“I give all my respect to Roger. I breezed him on the dirt and he breezed so good I said to Roger, ‘How come he’s not going to the Prince of Wales? Roger said, ‘He’s not bred for the race.’ Unfortunately, we went in the race and it was no good.”
Alan Garcia, jockey of runner-up Conquest Boogaloo, acknowledged a rough ride on his three-year-old.
“It was rough in the first part but he came with a big run,” Garcia said. “It was unlucky we were a little too far back, we followed the wrong horses and we ended up going backwards. It was just a tough trip.”
Lucky Lindy appeared to be a threat at the head of the lane, but he too succumbed to the much-the-best winner, according to jockey Robby Albarado.
“At the three-eighths pole I took a little run at the winner,” Albarado said. “He was the horse to beat and I made him work for a little while, but he showed his class and went on.”
Danish Dynaformer earned $300,000 for the win to push his career bankroll to over $608,938. He broke his maiden in February of this year on the turf at Gulfstream Park and romped in an allowance race over yielding turf at Keeneland. He won the Plate Trial Stakes on June 14 on Woodbine Polytrack, setting the stage for his narrow loss to Shaman Ghost in the Queen’s Plate.
As the post time favourite, Danish Dynaformer paid 4.80, $3.10, and $2.20, combining with Conquest Boogaloo ($4.70, $3.30) for a $23.20 (5-3) exactor. A 5-3-2 (Lucky Lindy $2.70) triactor was worth $30.30 while the $1 superfecta [5-3-2-1 (Ault)] paid $323.10.
The Reade Baker trained Breaking Lucky, owned by Gunpowder Farms LLC, ran down the field in the middle of the track at Fort Erie Race Track to win the 80th running of the Prince of Wales Stakes with Jockey Jim McAleney aboard.
Queen’s Plate winner Shaman Ghost was denied a bid for the Triple Crown finishing a hard fought neck behind in second with Field of Courage finishing third.
Rico Walcott rode Edison to victory on August 16 in the 85th running of the G3 Canadian Derby at Northlands Park Racetrack & Casino.
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Vancouver, B.C. (April 15/14) – Red carpets, champagne receptions and $250-a-plate dinners have never been part of Patti Tubbs’ lifestyle. She’s a 48-year-old single mother surviving on a monthly $900 disability pension who tries to make ends meet by delivering pizza at night and occasionally selling one of her racing-related photos at Hastings Racecourse.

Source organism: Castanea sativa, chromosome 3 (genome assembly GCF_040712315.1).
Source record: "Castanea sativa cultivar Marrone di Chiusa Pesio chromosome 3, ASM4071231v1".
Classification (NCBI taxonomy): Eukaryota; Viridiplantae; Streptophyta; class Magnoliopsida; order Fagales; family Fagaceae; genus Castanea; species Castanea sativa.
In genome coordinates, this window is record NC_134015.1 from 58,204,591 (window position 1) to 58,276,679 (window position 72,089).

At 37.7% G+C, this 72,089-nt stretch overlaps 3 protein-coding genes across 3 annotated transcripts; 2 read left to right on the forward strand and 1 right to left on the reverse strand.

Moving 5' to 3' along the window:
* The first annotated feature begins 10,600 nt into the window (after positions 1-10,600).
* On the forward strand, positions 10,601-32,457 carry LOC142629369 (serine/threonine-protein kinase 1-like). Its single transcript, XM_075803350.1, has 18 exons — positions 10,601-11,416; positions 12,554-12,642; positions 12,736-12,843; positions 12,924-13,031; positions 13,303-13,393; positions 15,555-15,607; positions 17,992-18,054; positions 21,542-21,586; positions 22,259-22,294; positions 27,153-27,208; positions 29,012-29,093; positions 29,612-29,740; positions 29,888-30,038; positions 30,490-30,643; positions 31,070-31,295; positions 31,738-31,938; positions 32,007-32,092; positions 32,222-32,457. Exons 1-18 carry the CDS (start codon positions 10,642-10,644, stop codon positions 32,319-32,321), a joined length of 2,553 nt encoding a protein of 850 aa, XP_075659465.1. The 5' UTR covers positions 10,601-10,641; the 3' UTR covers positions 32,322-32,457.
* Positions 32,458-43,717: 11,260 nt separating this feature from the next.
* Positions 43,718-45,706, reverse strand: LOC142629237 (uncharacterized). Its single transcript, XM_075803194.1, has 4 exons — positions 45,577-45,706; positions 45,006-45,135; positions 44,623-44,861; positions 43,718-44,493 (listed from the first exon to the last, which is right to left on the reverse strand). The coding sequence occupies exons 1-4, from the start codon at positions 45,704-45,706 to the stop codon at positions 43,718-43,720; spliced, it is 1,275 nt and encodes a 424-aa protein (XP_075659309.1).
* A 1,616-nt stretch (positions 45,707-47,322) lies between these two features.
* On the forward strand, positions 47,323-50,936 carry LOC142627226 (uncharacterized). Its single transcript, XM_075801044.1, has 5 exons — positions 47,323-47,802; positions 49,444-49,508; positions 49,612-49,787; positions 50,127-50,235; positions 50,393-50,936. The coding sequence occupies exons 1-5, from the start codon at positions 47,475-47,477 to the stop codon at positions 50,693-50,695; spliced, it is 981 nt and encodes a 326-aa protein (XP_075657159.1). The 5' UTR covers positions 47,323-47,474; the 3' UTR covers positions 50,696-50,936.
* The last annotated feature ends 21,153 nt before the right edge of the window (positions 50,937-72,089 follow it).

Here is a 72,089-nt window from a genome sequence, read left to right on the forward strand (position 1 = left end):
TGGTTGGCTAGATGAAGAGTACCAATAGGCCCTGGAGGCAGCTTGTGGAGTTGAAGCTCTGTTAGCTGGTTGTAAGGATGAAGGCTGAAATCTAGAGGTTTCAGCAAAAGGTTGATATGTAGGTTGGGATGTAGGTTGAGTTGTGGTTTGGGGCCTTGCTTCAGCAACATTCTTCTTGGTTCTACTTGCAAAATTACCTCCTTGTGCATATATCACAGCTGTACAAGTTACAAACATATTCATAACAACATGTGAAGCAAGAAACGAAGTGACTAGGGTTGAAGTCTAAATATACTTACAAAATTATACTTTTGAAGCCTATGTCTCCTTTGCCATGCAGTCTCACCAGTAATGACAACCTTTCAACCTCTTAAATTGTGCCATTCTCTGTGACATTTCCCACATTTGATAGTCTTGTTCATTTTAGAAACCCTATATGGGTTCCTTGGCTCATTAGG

Her story is one of tragedy, personal health issues and broken dreams. It is also one of unimaginable courage and perseverance, peaked by her 2013 Jockey Club of Canada Sovereign Award in the photography media category presented April 11 at Woodbine Racetrack in Toronto.
Her winning entry was a candid shot of muddy-faced veteran jockey Frank Fuentes heading back to the winner’s circle after a victory at Hastings Racecourse.
“I was absolutely shocked when I heard my name announced,” Patti says. “It’s something I never expected. The first call I took was from my dad from his home at 100 Mile House (South Cariboo region of central B.C.). He’d been watching online. I think we were both crying. I don’t remember.”
Her 20-year-old daughter Amanda had made the 3,000-mile trip from Vancouver to Toronto with Patti, only the second time the two had been on an airplane. “It wouldn’t have happened without so many of my friends at Hastings helping out with the funding,” Patti says.
One horse owner of note, who doesn’t want to be identified, donated the airfare for the Tubbs ladies while other contributions from Hastings horsemen helped cover hotel and food costs.
“I can’t wait to get home to share my Sovereign trophy with everyone,” Patti said from Toronto. “I’ve got so many people to thank.”
She didn’t know at the time that moves were in the works to designate a race in her name on opening day at Hastings Racecourse on Sunday, April 27. “We all want Patti to know how proud we are of her accomplishment,” says general manager Darren MacDonald. “Patti is the first photographer from Western Canada to win a Sovereign Award and the first female winner since 1985.”
Despite being born without a hip socket, Patti managed to work as a youngster in the barns at Hastings for her mother Maureen, a respected trainer in a small stable. Patti’s father Gerry and brother Chris were outriders.
It was in 1999 when things turned upside down in the Tubbs family. Maureen was driving her minivan to work from their farm in Aldergrove when a speeding car ran a red light at Cassiar and Hastings Streets, just minutes away from the racetrack. Maureen died at the scene.
“It was really a tough time,” Patti says. “I was struggling both emotionally and physically. I’d had 37 surgeries, 34 of them on my legs. I simply couldn’t continue doing physical work at the racetrack anymore but there was no way I was going to give up the life I loved, being around horses and the people in the industry. That’s when I came up with the idea of becoming a track photographer.
“I bought a camera, started snapping shots during morning workouts and eventually trainers, owners, jockeys, grooms and hot walkers began supporting me by purchasing them.” Her 2013 Sovereign Award winning photo will obviously be in demand once the thoroughbred season at Hastings gets underway.
While Patti does night time deliveries for Pizza Hut in Abbotsford, Amanda is a server for rival Boston Pizza in Aldergrove. “We’re not complaining,” mom says. “We’ve got each other and at this stage of my life, that’s all that really matters.”
The Sovereign Award, she might have added, is simply the ideal topping.